In causation, the expert toxicologist proceeds in the direction in which the evidence leads. The goal of any toxicological analysis of causation is to establish the true cause to within reasonable toxicological certainty. Since toxicological expert testimony has the potential to significantly impact the outcome of a case, accurate compilation of evidence, thorough collation of Hill factors and conscientious application of the weight-of-evidence are all central to an accurate toxicological causation evaluation.

Notes and References
  1. Hill, A.B., The Environment and Disease: Association or Causation?, 1965, Proceedings of the Royal Society of Medicine, Vol. 58(5), pages 295-300.
  2. National Research Council, Environmental Epidemiology: Public Health and Hazardous Wastes, 1991, Washington, D.C., The National Academies Press, Vol. 1.
  3. Doll, R. and Hill, AB, Smoking and carcinoma of the lung. Preliminary report, 1950, British Medical Journal, pages 739-748.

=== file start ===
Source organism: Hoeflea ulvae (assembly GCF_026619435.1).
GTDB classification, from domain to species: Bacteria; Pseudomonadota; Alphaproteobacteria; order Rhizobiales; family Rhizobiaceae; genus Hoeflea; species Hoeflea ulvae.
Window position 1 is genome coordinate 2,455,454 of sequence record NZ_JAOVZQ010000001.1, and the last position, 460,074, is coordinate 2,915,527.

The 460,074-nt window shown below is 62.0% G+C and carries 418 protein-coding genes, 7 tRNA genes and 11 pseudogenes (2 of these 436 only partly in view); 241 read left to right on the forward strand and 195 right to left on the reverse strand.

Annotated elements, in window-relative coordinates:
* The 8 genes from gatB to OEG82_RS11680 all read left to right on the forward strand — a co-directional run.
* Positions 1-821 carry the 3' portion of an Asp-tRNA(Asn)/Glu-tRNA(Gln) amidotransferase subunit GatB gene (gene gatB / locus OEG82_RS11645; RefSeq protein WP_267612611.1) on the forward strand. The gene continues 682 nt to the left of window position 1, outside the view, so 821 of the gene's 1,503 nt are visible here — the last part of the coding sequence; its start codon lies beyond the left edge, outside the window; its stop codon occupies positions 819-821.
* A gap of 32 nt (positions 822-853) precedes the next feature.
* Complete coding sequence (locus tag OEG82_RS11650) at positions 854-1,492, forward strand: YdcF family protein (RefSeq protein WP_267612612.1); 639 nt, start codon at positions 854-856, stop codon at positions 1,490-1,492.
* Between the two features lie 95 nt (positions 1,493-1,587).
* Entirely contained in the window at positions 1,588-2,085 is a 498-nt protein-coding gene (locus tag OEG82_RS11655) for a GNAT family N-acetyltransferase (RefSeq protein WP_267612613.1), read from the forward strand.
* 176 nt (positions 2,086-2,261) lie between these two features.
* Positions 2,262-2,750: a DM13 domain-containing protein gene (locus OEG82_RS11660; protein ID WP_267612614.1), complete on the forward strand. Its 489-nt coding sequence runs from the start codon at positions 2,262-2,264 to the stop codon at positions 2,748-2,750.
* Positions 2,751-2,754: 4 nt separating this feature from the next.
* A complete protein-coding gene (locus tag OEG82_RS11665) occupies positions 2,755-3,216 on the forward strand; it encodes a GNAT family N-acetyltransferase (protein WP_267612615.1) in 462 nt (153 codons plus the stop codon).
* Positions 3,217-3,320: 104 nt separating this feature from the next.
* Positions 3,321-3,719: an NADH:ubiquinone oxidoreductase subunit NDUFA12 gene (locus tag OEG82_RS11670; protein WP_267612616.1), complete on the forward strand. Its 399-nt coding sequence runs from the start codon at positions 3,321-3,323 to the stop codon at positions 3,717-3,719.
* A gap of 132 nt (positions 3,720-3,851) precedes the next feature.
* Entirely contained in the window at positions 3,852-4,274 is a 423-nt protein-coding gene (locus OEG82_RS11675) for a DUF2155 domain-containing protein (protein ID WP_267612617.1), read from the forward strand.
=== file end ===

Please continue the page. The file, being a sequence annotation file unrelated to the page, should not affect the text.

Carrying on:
4. Hill, A.B., The Environment and Disease: Association or Causation?, 1965, Proceedings of the Royal Society of Medicine, Vol. 58(5), pages 295-300.
  5. Sheldon Krimsky, Ph.D., The Weight of Scientific Evidence in Policy and Law, 1995, American Journal of Public Health, No. S1
  6. National Research Council, "Environmental Epidemiology: Public Health and Hazardous Wastes," 1991, Washington, D.C., The National Academies Press, Vol. 1.
  7. Sheldon Krimsky, Ph.D., The Weight of Scientific Evidence in Policy and Law, 1995, American Journal of Public Health, No. S1
  8. Federal Rules of Evidence, Rule 702. Testimony by Expert Witnesses.

Meet the Firm
Dr. William Sawyer is a professional toxicologist with a doctorate in toxicology from Indiana University School of Medicine. He is a diplomate of the American Board of Forensic Medicine and has more than  25 years of extensive experience in public health and forensic toxicology with specialized expertise in causation analyses (for plaintiff and defense) involving alcohol, drugs-of-abuse, pharmaceuticals, herbal products, dioxins, solvents, heavy metals, crude oil, radionuclides/NORM and other substances. Dr. Sawyer has testified at trial and/or deposition in more than 30 states including NY, MA, CT, PA, RI, NH, DE, NJ, WV, VA, NC, SC, GA, FL, AL, MS, LA, AR, MO, KY, IN, IL, WI, MI, OH, MN, MT, WA, CA, TX and OK.